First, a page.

This post was developed in collaboration with Jay Stanton. Thank you Jay!
Happy Passover! Some of you may choose to eat rice for Passover – and if you, like me, are Ashkenazi, it may be your very first time. One requirement for many people on Passover is that all kitniyot – roughly, wheat-like foods – must be checked to ensure that they don’t contain chametz – one of the forbidden grains. Rice, with its small grains, is particularly hard to check.
My friend Jay Stanton was kind enough to teach me an efficient and fun way to check rice for chametz. Sharing is caring, so I will show you here. Many, many thanks to Jay Stanton for his assistance.
What you will need: a baking tray, parchment paper, an unopened package of rice, a place to store checked rice.
First, make sure that your space is well lit, and that you have a flat surface, and a comfortable place to sit. Your rice should be unopened for kashrut reasons. Make sure your hands are dry.
Choose a baking tray that has a lip. This will be helpful for making sure you do not lose rice.
Lay a layer of parchment paper over the baking tray.
Now, pour a handful of rice onto the parchment paper. Shake the tray so that the rice is in a layer that is one grain thick.
Scan the rice pile and start picking out anything that does not look like a grain of rice. In the United States, you are unlikely to find chametz, but you will find other things. For example, we found: some rice husks, some rice grains that had been damaged and discolored, and some tiny stones. If it does not look like rice, take it out and discard it. (Or feed it to a bird.) You
You may need to shake the tray a few times to spot everything.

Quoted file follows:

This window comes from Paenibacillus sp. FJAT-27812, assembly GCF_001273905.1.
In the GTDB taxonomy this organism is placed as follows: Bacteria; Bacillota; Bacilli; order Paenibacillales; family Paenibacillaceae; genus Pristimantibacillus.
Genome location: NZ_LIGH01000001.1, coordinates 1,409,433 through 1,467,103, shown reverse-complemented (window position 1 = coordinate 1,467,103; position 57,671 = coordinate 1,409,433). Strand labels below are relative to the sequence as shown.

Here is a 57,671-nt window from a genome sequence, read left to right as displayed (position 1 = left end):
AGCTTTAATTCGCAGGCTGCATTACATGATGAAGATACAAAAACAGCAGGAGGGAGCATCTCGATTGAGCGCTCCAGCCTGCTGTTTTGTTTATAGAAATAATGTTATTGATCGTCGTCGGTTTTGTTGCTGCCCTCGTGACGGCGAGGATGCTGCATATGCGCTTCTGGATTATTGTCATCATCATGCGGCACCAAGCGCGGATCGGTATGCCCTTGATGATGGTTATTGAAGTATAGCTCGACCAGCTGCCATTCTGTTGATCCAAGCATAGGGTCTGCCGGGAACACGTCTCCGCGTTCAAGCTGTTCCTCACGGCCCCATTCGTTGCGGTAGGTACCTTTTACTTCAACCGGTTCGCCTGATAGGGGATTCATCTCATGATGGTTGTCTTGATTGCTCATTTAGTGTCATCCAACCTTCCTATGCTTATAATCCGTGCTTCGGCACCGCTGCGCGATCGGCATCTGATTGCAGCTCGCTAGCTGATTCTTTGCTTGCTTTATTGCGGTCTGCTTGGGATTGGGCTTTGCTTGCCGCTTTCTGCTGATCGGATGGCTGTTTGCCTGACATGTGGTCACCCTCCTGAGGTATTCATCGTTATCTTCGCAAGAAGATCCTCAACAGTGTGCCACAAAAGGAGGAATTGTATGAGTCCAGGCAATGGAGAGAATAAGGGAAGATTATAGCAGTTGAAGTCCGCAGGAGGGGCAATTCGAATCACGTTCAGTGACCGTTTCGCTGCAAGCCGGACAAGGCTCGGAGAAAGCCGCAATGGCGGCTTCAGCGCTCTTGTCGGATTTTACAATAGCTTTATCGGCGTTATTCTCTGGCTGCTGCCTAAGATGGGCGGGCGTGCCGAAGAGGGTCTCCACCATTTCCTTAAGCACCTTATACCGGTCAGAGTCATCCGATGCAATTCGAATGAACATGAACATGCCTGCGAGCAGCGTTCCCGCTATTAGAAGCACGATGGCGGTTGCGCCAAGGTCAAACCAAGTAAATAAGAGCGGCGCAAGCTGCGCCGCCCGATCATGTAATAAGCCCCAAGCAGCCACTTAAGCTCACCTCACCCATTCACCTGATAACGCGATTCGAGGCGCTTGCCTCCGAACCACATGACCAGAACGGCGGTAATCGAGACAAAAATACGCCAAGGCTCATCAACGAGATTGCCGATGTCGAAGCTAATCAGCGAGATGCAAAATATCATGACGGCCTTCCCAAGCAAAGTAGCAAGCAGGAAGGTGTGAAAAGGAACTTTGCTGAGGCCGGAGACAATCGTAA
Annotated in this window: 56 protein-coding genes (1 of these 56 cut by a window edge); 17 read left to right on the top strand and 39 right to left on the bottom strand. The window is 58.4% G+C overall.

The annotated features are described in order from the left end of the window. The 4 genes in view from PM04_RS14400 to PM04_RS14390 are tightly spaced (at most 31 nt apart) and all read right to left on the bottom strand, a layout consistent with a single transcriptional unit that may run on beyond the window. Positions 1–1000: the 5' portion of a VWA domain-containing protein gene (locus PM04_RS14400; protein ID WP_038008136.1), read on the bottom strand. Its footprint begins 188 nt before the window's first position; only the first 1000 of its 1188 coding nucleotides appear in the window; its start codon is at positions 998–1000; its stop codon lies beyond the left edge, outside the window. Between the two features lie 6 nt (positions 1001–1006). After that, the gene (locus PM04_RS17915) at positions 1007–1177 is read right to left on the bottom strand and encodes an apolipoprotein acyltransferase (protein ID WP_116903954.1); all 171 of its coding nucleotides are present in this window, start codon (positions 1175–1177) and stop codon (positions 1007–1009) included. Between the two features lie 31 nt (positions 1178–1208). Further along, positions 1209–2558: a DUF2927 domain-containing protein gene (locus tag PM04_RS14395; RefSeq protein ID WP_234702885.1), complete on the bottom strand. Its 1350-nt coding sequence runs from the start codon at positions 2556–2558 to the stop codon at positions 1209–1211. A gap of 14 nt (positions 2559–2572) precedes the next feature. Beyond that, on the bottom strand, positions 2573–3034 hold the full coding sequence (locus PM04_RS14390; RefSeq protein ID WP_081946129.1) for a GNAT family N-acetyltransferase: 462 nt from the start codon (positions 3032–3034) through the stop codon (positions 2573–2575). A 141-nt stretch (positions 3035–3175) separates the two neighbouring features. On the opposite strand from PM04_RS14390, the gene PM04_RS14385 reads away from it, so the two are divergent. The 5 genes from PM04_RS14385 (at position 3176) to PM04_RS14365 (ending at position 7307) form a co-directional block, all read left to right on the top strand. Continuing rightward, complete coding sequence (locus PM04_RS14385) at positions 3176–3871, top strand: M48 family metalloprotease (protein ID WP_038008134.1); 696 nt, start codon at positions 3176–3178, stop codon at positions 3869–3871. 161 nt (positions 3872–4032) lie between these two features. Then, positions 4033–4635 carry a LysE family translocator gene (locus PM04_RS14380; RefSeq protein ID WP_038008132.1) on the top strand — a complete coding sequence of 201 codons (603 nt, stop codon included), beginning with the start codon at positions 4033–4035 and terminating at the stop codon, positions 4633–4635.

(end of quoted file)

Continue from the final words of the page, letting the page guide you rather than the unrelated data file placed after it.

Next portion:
Once you have taken everything you can see, use your finger to scan the edges to find any other impurities.
Once you are done with that, use the parchment paper and pour your rice into a sealable container or bag. Congrats! That is your first Passover rice.
Repeat the process until all rice is checked. This process also works for other small kitniyot.
A few notes:
- Some people have the custom of checking a batch three separate times. You can decide whether or not to do this yourself.
- If you keep a strictly kosher or kosher for Passover kitchen, you need to do this process before Passover.
- Be mindful that where you live and the type of rice you buy will affect what ends up in your rice.
I do not keep kosher and am not observant, so wondering why you say that, as an Ashkenazi, you may be eating rice for the first time. Also, you may be interested in my latest podcast, about haroset. https://www.eatthispodcast.com/passover/
Sorry for double posting. I find wordpress.com sites extremely confusing.
I do not keep kosher and am not observant, and I was wondering why you say that as an Ashkenazi, this may be the first time you would be eating rice during Pesach. Also, you may be interested in my latest podcast episode, about haroset. https://www.eatthispodcast.com/passover/
I’ll give it a listen! The answer is that many Ashkenazim do not eat a group of things called kitniyot during Passover. These are small grain-like foods like rice or corn. It is only recently that many Ashkenazim started eating kitniyot during Passover.
Thanks. I didn’t know about that. Live and learn.